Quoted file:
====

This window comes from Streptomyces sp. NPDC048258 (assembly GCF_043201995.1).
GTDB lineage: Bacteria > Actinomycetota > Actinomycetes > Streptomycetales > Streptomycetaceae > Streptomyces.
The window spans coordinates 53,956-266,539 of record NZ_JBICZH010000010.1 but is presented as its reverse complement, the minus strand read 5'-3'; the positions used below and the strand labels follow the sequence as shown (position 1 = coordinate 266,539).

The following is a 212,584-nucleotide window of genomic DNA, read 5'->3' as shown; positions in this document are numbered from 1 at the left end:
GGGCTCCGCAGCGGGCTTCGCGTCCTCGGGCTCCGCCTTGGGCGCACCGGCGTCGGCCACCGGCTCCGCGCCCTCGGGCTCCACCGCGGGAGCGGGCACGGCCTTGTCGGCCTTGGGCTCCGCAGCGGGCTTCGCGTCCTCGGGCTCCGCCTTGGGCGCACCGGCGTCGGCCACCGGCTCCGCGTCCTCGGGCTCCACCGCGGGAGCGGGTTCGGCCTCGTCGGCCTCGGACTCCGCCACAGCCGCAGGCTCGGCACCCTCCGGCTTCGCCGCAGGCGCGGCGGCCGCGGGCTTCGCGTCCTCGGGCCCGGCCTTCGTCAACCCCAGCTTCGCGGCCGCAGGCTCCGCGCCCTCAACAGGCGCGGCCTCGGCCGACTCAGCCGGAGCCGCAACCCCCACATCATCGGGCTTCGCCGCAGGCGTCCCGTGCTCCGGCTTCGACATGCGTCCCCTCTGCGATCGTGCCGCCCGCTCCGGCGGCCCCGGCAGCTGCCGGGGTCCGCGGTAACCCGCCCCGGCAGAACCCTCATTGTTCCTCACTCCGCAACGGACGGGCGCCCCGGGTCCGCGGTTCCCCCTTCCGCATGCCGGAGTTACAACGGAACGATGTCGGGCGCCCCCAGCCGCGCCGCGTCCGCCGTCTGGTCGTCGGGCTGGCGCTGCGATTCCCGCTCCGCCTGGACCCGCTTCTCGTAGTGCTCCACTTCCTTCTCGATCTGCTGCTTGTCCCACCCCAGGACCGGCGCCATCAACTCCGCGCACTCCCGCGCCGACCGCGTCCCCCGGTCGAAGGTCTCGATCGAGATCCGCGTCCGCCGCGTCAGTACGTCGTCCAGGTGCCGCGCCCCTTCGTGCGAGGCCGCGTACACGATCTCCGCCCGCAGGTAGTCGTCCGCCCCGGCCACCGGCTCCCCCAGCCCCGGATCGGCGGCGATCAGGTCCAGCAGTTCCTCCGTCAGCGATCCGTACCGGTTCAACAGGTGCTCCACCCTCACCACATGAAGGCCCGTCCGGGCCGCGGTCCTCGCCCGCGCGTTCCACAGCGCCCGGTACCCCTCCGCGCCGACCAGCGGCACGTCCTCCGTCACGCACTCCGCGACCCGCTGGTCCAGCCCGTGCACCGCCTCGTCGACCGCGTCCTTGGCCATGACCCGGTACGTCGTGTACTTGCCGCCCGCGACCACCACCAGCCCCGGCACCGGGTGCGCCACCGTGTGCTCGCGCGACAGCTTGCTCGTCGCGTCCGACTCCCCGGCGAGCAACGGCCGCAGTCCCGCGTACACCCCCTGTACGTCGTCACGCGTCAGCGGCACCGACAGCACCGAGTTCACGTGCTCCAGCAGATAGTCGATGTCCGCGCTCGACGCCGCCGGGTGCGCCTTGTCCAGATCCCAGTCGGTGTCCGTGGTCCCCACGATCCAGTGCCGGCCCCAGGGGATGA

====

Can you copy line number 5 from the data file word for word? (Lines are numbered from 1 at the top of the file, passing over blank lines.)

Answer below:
GGGCTCCGCAGCGGGCTTCGCGTCCTCGGGCTCCGCCTTGGGCGCACCGGCGTCGGCCACCGGCTCCGCGCCCTCGGGCTCCACCGCGGGAGCGGGCACGGCCTTGTCGGCCTTGGGCTCCGCAGCGGGCTTCGCGTCCTCGGGCTCCGCCTTGGGCGCACCGGCGTCGGCCACCGGCTCCGCGTCCTCGGGCTCCACCGCGGGAGCGGGTTCGGCCTCGTCGGCCTCGGACTCCGCCACAGCCGCAGGCTCGGCACCCTCCGGCTTCGCCGCAGGCGCGGCGGCCGCGGGCTTCGCGTCCTCGGGCCCGGCCTTCGTCAACCCCAGCTTCGCGGCCGCAGGCTCCGCGCCCTCAACAGGCGCGGCCTCGGCCGACTCAGCCGGAGCCGCAACCCCCACATCATCGGGCTTCGCCGCAGGCGTCCCGTGCTCCGGCTTCGACATGCGTCCCCTCTGCGATCGTGCCGCCCGCTCCGGCGGCCCCGGCAGCTGCCGGGGTCCGCGGTAACCCGCCCCGGCAGAACCCTCATTGTTCCTCACTCCGCAACGGACGGGCGCCCCGGGTCCGCGGTTCCCCCTTCCGCATGCCGGAGTTACAACGGAACGATGTCGGGCGCCCCCAGCCGCGCCGCGTCCGCCGTCTGGTCGTCGGGCTGGCGCTGCGATTCCCGCTCCGCCTGGACCCGCTTCTCGTAGTGCTCCACTTCCTTCTCGATCTGCTGCTTGTCCCACCCCAGGACCGGCGCCATCAACTCCGCGCACTCCCGCGCCGACCGCGTCCCCCGGTCGAAGGTCTCGATCGAGATCCGCGTCCGCCGCGTCAGTACGTCGTCCAGGTGCCGCGCCCCTTCGTGCGAGGCCGCGTACACGATCTCCGCCCGCAGGTAGTCGTCCGCCCCGGCCACCGGCTCCCCCAGCCCCGGATCGGCGGCGATCAGGTCCAGCAGTTCCTCCGTCAGCGATCCGTACCGGTTCAACAGGTGCTCCACCCTCACCACATGAAGGCCCGTCCGGGCCGCGGTCCTCGCCCGCGCGTTCCACAGCGCCCGGTACCCCTCCGCGCCGACCAGCGGCACGTCCTCCGTCACGCACTCCGCGACCCGCTGGTCCAGCCCGTGCACCGCCTCGTCGACCGCGTCCTTGGCCATGACCCGGTACGTCGTGTACTTGCCGCCCGCGACCACCACCAGCCCCGGCACCGGGTGCGCCACCGTGTGCTCGCGCGACAGCTTGCTCGTCGCGTCCGACTCCCCGGCGAGCAACGGCCGCAGTCCCGCGTACACCCCCTGTACGTCGTCACGCGTCAGCGGCACCGACAGCACCGAGTTCACGTGCTCCAGCAGATAGTCGATGTCCGCGCTCGACGCCGCCGGGTGCGCCTTGTCCAGATCCCAGTCGGTGTCCGTGGTCCCCACGATCCAGTGCCGGCCCCAGGGGATGA